|By MAE ANDERSON, AP Technology Writer|
The hack, which a U.S. official has said investigators believe is linked to
This should signal to all U.S. businesses that they need to "take cybersecurity as serious as physical security of their employees or security of their physical facilities," says
The breach is particularly troubling in
"Movie studios have, by and large, behaved as high-security intellectual property purveyors; prints have been tightly controlled, screeners are watermarked, and bootleggers are prosecuted wherever possible," says
"The apparently laxity of Sony IT security — given the history of prior hacks — is unprecedented in the history of media technology," he says.
Studios are trying to tighten up procedures in the wake of the
Even so, some say there is little that corporations can do to prevent such a sophisticated cyberattack. The key may lie more in detection and limiting damage.
"There are very few companies that can withstand that kind of large assault," says
Companies also need to invest in identifying vulnerabilities on their networks and work quickly to address them.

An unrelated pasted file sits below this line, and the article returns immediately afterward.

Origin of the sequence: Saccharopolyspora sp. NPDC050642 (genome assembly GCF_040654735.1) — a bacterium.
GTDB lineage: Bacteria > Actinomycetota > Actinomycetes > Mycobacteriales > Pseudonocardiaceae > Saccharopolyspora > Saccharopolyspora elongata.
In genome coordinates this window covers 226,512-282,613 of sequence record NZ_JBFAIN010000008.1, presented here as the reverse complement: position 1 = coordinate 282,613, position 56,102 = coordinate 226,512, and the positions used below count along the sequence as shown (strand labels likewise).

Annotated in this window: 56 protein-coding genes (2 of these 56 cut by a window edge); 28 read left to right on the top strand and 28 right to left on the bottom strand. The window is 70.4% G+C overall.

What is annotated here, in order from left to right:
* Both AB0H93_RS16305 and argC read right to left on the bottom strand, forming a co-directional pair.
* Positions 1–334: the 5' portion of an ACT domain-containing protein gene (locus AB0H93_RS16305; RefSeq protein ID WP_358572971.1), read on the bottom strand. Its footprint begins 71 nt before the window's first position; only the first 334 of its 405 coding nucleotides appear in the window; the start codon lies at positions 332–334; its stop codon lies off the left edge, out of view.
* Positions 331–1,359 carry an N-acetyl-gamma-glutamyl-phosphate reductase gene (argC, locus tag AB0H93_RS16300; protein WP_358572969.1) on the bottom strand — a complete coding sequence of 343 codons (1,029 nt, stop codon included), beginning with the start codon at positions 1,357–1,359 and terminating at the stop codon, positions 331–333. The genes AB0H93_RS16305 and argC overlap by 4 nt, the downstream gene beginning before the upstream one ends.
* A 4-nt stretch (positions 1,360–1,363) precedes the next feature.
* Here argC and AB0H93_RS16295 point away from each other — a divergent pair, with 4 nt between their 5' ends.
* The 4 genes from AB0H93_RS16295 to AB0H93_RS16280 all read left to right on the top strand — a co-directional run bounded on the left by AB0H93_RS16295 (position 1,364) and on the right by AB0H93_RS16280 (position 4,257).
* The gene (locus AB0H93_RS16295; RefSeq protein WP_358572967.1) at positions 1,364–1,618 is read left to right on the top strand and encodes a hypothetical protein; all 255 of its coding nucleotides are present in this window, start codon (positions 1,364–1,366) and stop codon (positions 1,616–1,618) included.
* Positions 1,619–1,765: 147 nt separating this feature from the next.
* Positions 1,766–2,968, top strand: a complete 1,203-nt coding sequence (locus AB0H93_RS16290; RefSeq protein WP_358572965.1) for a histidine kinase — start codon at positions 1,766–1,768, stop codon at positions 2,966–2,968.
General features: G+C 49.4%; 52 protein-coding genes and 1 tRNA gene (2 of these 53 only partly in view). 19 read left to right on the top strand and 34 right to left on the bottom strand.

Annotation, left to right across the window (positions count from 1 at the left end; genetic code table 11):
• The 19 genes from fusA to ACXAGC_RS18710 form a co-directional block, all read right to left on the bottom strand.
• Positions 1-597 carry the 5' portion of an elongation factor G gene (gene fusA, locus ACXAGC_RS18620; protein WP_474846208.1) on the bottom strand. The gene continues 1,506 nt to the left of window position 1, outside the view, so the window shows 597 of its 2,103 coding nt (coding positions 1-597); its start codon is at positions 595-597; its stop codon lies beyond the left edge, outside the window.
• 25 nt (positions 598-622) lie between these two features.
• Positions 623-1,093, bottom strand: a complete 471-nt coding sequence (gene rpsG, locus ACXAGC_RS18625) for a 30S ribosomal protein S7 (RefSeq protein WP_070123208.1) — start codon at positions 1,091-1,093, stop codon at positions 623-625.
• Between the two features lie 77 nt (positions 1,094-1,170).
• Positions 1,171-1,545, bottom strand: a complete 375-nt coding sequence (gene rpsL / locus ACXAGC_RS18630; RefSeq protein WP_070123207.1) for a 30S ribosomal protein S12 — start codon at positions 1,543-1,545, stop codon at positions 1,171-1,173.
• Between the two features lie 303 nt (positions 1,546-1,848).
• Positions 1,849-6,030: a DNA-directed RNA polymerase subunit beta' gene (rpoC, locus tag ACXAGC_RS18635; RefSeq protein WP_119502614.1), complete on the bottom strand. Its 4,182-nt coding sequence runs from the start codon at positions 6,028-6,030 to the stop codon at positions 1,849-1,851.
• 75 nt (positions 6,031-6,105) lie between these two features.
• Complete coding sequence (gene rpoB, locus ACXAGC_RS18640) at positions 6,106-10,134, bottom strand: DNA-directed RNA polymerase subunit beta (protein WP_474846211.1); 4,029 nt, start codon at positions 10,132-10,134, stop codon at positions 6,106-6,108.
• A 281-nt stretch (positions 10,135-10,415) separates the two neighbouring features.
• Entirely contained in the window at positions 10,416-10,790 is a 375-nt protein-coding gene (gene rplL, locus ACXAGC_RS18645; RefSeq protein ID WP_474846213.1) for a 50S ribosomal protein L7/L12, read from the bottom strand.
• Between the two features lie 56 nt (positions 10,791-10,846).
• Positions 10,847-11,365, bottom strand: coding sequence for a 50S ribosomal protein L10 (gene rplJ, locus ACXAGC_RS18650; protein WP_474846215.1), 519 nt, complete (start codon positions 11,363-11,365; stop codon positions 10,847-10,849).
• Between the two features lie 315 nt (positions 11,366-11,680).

"There is a lot of stuff just sitting there waiting to be taken and used for the kind of thing that has happened at
He says the
"We used to have to lead people to the idea that you need to protect this kind of data," he said. "Now we walk in and they're asking, 'How can I keep my data from ending up on the Internet like
Some customers have been wondering if they should reduce their reliance on email and switch over to other digital forms of communication, such as messaging systems that don't store the data. Sander doesn't believe that provides as much protection as making a telephone call to share passwords and other sensitive information.
Most importantly, companies need to focus on the ability to detect hacks quickly and limit them as fast as possible. Currently, the average amount of time it takes a company to detect a breach is 200 to 230 days,
While none of Weiner's clients have made large-scale changes to their security in reaction to the
One example companies could follow is in the technology sector, where most firms have been tightening their security measures during the past 18 months in response to revelations about the digital spying tactics of the U.S. government.
Documents leaked by former National Security Agency contractor
"I would say we have a higher level (of security) than some other companies do," says spokeswoman
A key to thwarting attacks is knowing your enemy and figuring out exactly who might want to hurt your company, adds
"In the past people were looking for a firewall or an individual product," for protection, says Chapman, a retired
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